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  • Writer's pictureJoanne Jacobs

Back in the USA


The medieval walls of Girona, Spain

We returned from Barcelona last night, so I'm a bit jet-lagged -- and where was my breakfast buffet this morning? -- but the blog is back.


While I was touring the Roman ruins in Tarragona, walking the medieval walls of Girona and eating calamari at the harbor of Calella de Palafrugell, Florida passed a law offering school vouchers and education savings accounts to all families. The Sunshine State is now the nation's largest school choice laboratory, writes Kevin Mahnken on The 74.


Florida retakes the school choice crown from West Virginia and Arizona, write Corey DeAngelis and Nathan Cunneen in a Fox commentary. Iowa, Utah, and Arkansas also have enacted universal school choice legislation. Georgia, Nebraska, Oklahoma, South Carolina, and Texas could be next. They predict red high-choice states will have a competitive advantage over blue no-choice states.


In the short run, there won't be a mass exodus of public school students because private schools don't have that many empty seats and expanding school options takes time. But not that much time.


I also wonder how choice will change debates over issues such as sex ed in elementary school, school library books on gender identity and race and whether "social emotional learning" includes name-your-privileges worksheets. Traditional public schools are losing enrollment in many places already: Ignoring parents' values is a high-cost strategy -- and it's a lot costlier if everyone can afford the school of their choice. But no school can make everyone happy.

3 Comments


Guest
Mar 31, 2023

With any luck, this will open the floodgates and speed up the destruction of the American public school system. It started failing around the 1970s and is now completely moribund. Let's move on to something new before the corpse stinks up the place.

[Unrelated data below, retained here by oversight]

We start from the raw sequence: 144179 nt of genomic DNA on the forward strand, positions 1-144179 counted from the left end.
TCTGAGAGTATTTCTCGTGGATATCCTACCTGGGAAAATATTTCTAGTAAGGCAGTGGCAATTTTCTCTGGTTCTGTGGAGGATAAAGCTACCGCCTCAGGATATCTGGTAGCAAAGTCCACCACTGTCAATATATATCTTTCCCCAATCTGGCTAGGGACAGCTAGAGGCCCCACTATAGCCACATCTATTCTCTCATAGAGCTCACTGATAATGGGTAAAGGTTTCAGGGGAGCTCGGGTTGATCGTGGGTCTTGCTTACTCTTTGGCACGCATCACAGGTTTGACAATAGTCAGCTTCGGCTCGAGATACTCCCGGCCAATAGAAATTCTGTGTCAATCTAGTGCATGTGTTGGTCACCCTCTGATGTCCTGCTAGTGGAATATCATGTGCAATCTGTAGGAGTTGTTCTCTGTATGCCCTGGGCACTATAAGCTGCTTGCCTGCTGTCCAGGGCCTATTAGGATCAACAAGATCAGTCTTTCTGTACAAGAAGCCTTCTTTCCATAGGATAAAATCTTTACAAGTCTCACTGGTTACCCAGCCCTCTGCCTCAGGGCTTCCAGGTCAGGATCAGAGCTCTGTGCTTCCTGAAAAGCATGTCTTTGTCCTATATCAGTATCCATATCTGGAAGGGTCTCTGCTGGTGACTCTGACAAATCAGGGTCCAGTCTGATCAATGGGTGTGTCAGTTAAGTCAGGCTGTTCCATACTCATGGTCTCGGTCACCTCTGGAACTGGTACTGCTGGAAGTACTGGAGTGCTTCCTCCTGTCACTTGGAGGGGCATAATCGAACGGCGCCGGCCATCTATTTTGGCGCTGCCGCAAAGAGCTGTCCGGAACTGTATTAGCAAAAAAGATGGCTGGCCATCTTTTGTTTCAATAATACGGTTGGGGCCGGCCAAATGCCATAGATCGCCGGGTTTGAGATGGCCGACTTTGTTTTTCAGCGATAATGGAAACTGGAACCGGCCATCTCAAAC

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Guest
Mar 31, 2023

I suspect more NYers are packing up. Look at it from the viewpoint of a nonspecial needs parent -- grade level material isn't being taught, and Regents has been watered down to 'just enough for a pass' in all but the most exclusive districts. Folks I know that decamped since no child gets ahead are very happy to have Florida Virtual School. They want grade level or better academics to be available to their children, and they want all the units, not just the minimum. District is getting plenty of retirees that qualify for a 50% property(incl school) tax exemption and dropped electives a decade ago. Enrollment is already down 20% as people vote for academics with their fee…

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Bruce Smith
Bruce Smith
Mar 31, 2023

Basic schools to satisfy compulsory education should make most citizens happy; the strategy of aiming to satisfy half of the public, while demanding taxation of everyone, is going to prove a loser for no-choice states like the Newsom Democrats' California -- instead, millions will decamp to high choice states, especially for upper secondary education in private schools like One World High College of Mathematics & Sciences.

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